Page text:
All windows are single hung vinyl with U-Factor of 0.31 and SHGC of 0.35.

    There are two thick steel doors of 36" width.

    There are also 7 boxes 12" X 16" with < 1" of spray foam insulation due to an in-wall speaker system.

    The fireplace rough-in size is 37 5/8" X 44".

  3. Expert Member

    Can you clear up the size of the cabin for us? In the title it is 640 sf, but your follow up post includes an 800 sf loft.

  4. njhiscock | | #4

    Yes thank you. The loft is 16 ft X 20 ft. 320 s.f.

    It is open to the other are. 2 X 10 framing. 12 in o.c.

  5. GBA Editor
    Martin Holladay | | #5

    This is a very small building. It should be easy to ventilate. If I were you, I would make sure that the bathroom exhaust fan is a high quality model -- for example, a Panasonic WhisperGreen -- and I would control it with a 24-hour programmable timer. That's all the ventilation you need. Experiment with different air flow rates and operational modes -- maybe 20 minutes per hour, for example -- until you achieve the ventilation rates you like.

    If you want an air conditioner, then install an air conditioner. A through-the-wall (or window-mounted) air conditioner is the cheapest. A ductless minisplit costs more, but will be quieter and somewhat more efficient.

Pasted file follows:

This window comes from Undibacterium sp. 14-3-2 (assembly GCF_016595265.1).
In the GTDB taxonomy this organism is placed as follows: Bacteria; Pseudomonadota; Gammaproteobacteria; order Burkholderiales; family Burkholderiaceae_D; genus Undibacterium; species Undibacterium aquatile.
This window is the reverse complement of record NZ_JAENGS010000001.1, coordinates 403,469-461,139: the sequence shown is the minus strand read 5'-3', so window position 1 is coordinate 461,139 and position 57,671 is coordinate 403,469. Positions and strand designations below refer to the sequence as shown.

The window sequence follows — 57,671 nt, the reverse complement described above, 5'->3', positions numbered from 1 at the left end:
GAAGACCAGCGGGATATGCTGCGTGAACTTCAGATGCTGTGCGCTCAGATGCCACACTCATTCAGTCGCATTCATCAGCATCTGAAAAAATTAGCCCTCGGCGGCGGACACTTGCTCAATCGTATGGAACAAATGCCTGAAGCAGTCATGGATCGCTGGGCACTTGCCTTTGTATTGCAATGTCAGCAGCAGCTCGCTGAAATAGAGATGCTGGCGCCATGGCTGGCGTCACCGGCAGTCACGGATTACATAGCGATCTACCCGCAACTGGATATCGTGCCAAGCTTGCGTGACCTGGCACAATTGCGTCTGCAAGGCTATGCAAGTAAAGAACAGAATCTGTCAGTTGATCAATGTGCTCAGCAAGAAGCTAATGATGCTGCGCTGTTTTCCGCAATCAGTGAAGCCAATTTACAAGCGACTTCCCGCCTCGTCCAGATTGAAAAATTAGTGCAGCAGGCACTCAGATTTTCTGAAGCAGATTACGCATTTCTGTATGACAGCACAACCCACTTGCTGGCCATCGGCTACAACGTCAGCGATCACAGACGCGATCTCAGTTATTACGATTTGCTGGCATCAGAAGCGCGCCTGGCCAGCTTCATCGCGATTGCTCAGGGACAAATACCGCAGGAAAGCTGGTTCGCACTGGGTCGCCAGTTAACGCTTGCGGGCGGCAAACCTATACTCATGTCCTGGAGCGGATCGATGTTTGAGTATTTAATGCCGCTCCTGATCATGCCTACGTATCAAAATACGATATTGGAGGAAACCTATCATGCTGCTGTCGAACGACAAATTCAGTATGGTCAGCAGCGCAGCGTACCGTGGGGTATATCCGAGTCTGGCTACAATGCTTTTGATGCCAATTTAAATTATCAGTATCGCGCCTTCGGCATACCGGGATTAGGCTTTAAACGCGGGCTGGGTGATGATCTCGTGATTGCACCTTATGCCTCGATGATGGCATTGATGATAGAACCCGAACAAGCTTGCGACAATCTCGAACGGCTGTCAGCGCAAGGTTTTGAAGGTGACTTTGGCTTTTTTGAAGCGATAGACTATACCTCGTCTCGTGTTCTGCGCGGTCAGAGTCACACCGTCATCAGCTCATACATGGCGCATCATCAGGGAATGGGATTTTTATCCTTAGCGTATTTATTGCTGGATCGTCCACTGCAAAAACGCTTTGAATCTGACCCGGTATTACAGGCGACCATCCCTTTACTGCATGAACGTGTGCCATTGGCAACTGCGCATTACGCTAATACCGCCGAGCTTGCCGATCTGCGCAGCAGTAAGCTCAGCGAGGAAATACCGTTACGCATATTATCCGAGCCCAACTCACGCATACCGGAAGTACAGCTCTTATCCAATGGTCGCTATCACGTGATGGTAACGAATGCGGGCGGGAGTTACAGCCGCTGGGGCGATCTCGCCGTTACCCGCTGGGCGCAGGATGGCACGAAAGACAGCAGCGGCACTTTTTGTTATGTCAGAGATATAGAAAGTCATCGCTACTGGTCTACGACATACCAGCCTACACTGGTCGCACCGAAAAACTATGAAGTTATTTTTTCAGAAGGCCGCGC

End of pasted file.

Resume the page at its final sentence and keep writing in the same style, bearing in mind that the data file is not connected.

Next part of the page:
The ductless minisplit has a major advantage over a window-mounted air conditioner: it can also provide space heating. If you install one, you can eliminate the fireplace and the electric baseboard heaters.

  6. njhiscock | | #6

    Thanks for the feedback!

    I definitely am interested in a ductless mini split long term. There are higher budget priorities for this project now, and I already have the baseboard and will always keep a fireplace anyways for ambiance and all the dead wood I have available to me from the surrounding woods I manage.

    It will be easy to install one as the structure is on a post and pier foundation, which will make it easy to install floor registers.

    One thing I should have mentioned is that I will winterize this structure for weeks at a time during colder months. All the plumbing is on the bathroom walls, so the plan is to close the door on the bathroom and run the small in-wall heater I have installed there to keep it from freezing and minimize electrical costs. Ergo, it may be wiser for me to purchase an additional venting fan (such as the Panasonic Whisperlite) and install it elsewhere where it will not exhaust the heat along with the air.

    If I were to do so, is it better to locate the exhaust fan in the loft area? In the loft floor? The reason I ask is because i the summer, the loft area is significantly warmer and more humid.

  7. GBA Editor
    Martin Holladay | | #7

    If you want to keep the pipes from freezing when the house is unoccupied during the winter, just make sure that you turn off the bathroom exhaust fan when you leave the house. Problem solved.

    If your loft is hot during the summer, that's where you need to install your air conditioner.